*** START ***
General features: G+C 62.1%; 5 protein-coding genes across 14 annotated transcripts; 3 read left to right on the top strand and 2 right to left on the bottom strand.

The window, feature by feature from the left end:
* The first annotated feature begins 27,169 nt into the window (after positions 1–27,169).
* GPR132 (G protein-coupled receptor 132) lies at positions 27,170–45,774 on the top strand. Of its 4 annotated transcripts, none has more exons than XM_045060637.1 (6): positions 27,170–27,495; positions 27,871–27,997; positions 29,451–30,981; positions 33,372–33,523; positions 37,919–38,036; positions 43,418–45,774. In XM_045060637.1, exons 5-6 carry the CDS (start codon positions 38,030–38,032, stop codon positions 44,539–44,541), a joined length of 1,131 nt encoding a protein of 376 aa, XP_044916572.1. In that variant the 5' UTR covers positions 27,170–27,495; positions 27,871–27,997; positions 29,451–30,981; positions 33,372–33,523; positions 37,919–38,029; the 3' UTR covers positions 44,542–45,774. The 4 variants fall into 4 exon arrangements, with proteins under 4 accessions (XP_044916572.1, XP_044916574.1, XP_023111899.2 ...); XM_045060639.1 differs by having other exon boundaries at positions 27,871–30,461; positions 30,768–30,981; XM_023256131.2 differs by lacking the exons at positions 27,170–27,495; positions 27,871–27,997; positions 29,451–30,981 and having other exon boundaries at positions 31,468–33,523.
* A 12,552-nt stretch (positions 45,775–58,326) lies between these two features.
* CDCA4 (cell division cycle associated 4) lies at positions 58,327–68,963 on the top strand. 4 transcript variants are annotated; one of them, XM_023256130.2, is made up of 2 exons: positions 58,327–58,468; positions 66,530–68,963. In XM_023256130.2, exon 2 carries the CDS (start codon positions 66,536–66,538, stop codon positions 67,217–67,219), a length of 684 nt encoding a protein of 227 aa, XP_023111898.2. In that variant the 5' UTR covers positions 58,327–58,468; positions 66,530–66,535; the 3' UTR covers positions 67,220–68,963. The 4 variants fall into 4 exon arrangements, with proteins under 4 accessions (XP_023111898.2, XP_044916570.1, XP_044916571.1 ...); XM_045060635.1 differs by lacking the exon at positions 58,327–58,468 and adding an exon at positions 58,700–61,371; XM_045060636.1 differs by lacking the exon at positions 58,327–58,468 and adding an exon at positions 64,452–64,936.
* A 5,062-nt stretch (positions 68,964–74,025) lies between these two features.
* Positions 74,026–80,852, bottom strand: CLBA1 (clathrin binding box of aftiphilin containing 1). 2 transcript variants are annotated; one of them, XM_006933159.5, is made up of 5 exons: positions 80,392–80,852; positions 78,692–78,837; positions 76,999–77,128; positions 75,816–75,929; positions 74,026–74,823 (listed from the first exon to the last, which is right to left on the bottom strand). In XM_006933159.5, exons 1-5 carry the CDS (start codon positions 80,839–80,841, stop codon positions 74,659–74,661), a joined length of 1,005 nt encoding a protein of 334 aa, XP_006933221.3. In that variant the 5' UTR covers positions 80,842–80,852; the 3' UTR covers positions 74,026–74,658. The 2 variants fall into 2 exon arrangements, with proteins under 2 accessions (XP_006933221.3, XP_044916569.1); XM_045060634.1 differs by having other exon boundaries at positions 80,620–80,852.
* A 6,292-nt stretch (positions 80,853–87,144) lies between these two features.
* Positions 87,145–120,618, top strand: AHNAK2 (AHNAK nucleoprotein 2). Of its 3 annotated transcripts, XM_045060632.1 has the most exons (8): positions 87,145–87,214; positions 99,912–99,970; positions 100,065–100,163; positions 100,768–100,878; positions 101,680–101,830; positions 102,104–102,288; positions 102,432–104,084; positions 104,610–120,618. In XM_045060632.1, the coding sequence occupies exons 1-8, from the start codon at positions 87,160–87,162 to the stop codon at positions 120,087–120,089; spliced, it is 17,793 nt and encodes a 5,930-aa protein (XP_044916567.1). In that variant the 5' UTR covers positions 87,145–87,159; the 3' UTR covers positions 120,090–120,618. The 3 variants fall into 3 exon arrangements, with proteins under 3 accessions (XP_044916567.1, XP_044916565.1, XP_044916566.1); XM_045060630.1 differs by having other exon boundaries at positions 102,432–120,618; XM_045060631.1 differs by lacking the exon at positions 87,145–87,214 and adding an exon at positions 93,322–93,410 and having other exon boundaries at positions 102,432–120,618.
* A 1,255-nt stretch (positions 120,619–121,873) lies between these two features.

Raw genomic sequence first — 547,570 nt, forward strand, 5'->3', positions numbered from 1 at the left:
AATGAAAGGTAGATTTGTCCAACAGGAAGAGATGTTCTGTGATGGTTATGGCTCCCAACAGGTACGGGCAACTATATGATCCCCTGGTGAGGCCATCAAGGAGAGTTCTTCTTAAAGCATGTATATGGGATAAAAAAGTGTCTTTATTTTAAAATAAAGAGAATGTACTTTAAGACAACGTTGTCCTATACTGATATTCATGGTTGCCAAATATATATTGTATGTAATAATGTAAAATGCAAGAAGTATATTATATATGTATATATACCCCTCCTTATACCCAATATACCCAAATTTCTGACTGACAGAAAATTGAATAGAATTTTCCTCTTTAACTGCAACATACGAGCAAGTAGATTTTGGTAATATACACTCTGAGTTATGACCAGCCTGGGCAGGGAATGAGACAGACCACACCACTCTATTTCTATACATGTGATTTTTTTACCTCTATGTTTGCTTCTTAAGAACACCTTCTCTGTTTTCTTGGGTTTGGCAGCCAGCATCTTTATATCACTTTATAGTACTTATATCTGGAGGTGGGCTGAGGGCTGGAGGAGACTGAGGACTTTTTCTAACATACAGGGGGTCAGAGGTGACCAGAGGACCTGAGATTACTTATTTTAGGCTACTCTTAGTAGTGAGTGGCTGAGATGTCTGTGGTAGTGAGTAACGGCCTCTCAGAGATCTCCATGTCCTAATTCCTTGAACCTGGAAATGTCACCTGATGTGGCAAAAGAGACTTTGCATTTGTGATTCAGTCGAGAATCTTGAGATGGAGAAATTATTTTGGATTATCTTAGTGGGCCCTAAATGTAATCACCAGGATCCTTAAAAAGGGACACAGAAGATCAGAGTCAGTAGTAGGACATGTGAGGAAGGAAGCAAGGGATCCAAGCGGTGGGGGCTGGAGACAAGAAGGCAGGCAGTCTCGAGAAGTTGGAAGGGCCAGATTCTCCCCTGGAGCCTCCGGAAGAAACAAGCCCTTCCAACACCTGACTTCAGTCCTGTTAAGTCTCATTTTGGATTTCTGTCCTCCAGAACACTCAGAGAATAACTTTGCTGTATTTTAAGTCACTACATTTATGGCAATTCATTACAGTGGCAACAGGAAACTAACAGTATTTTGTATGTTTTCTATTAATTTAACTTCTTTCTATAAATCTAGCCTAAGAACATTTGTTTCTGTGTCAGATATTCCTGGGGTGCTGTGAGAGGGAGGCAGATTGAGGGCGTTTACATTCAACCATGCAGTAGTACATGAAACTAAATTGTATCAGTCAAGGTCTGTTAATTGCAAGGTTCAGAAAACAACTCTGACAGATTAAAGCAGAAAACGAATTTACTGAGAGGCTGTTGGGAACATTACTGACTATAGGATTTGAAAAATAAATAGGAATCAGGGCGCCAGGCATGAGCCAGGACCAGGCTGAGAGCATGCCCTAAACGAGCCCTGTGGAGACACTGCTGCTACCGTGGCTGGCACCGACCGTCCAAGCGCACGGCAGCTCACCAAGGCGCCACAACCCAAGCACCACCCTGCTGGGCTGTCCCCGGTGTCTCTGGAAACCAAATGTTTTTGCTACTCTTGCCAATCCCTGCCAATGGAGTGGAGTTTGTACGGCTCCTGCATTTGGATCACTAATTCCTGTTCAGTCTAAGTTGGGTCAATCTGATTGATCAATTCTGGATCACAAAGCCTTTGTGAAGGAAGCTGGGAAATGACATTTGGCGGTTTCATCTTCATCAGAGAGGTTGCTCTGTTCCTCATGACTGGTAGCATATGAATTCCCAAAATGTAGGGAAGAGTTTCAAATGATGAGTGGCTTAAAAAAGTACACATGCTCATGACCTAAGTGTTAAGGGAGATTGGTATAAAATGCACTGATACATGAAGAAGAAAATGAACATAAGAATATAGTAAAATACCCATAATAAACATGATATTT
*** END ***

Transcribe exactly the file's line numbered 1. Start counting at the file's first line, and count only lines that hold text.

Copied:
General features: G+C 62.1%; 5 protein-coding genes across 14 annotated transcripts; 3 read left to right on the top strand and 2 right to left on the bottom strand.